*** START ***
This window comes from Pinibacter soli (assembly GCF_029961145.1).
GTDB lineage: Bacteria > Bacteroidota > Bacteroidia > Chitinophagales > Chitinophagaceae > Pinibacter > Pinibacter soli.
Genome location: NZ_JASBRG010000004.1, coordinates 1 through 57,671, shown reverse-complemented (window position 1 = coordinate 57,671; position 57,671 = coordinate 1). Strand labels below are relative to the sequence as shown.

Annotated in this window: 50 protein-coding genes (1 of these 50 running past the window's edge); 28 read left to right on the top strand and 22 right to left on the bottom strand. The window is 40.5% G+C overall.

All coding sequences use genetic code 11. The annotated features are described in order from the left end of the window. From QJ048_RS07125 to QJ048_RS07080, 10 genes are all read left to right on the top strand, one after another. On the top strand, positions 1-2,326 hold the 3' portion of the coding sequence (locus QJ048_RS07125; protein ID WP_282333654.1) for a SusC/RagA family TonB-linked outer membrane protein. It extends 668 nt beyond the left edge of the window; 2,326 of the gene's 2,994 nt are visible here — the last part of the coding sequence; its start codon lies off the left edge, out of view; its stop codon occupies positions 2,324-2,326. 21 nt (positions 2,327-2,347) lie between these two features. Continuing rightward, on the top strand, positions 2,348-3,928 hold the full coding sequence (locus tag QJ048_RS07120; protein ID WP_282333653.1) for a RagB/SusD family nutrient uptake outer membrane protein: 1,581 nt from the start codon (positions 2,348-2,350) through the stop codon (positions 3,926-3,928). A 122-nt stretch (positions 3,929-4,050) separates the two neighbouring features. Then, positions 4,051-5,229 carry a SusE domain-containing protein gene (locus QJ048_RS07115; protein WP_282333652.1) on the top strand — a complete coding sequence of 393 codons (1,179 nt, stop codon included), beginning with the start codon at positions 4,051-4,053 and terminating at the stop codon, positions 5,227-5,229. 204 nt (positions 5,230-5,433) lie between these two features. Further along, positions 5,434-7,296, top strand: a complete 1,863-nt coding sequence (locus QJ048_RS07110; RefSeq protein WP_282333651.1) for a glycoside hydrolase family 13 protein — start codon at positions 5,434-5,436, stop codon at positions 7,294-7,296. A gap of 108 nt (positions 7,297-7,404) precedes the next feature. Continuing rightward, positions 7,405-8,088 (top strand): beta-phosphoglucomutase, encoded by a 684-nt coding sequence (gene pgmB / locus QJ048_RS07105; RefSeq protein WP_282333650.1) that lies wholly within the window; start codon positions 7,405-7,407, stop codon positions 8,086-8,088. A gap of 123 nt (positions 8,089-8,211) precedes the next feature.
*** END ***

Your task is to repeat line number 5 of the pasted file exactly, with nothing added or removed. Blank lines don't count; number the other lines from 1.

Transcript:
All coding sequences use genetic code 11. The annotated features are described in order from the left end of the window. From QJ048_RS07125 to QJ048_RS07080, 10 genes are all read left to right on the top strand, one after another. On the top strand, positions 1-2,326 hold the 3' portion of the coding sequence (locus QJ048_RS07125; protein ID WP_282333654.1) for a SusC/RagA family TonB-linked outer membrane protein. It extends 668 nt beyond the left edge of the window; 2,326 of the gene's 2,994 nt are visible here — the last part of the coding sequence; its start codon lies off the left edge, out of view; its stop codon occupies positions 2,324-2,326. 21 nt (positions 2,327-2,347) lie between these two features. Continuing rightward, on the top strand, positions 2,348-3,928 hold the full coding sequence (locus tag QJ048_RS07120; protein ID WP_282333653.1) for a RagB/SusD family nutrient uptake outer membrane protein: 1,581 nt from the start codon (positions 2,348-2,350) through the stop codon (positions 3,926-3,928). A 122-nt stretch (positions 3,929-4,050) separates the two neighbouring features. Then, positions 4,051-5,229 carry a SusE domain-containing protein gene (locus QJ048_RS07115; protein WP_282333652.1) on the top strand — a complete coding sequence of 393 codons (1,179 nt, stop codon included), beginning with the start codon at positions 4,051-4,053 and terminating at the stop codon, positions 5,227-5,229. 204 nt (positions 5,230-5,433) lie between these two features. Further along, positions 5,434-7,296, top strand: a complete 1,863-nt coding sequence (locus QJ048_RS07110; RefSeq protein WP_282333651.1) for a glycoside hydrolase family 13 protein — start codon at positions 5,434-5,436, stop codon at positions 7,294-7,296. A gap of 108 nt (positions 7,297-7,404) precedes the next feature. Continuing rightward, positions 7,405-8,088 (top strand): beta-phosphoglucomutase, encoded by a 684-nt coding sequence (gene pgmB / locus QJ048_RS07105; RefSeq protein WP_282333650.1) that lies wholly within the window; start codon positions 7,405-7,407, stop codon positions 8,086-8,088. A gap of 123 nt (positions 8,089-8,211) precedes the next feature.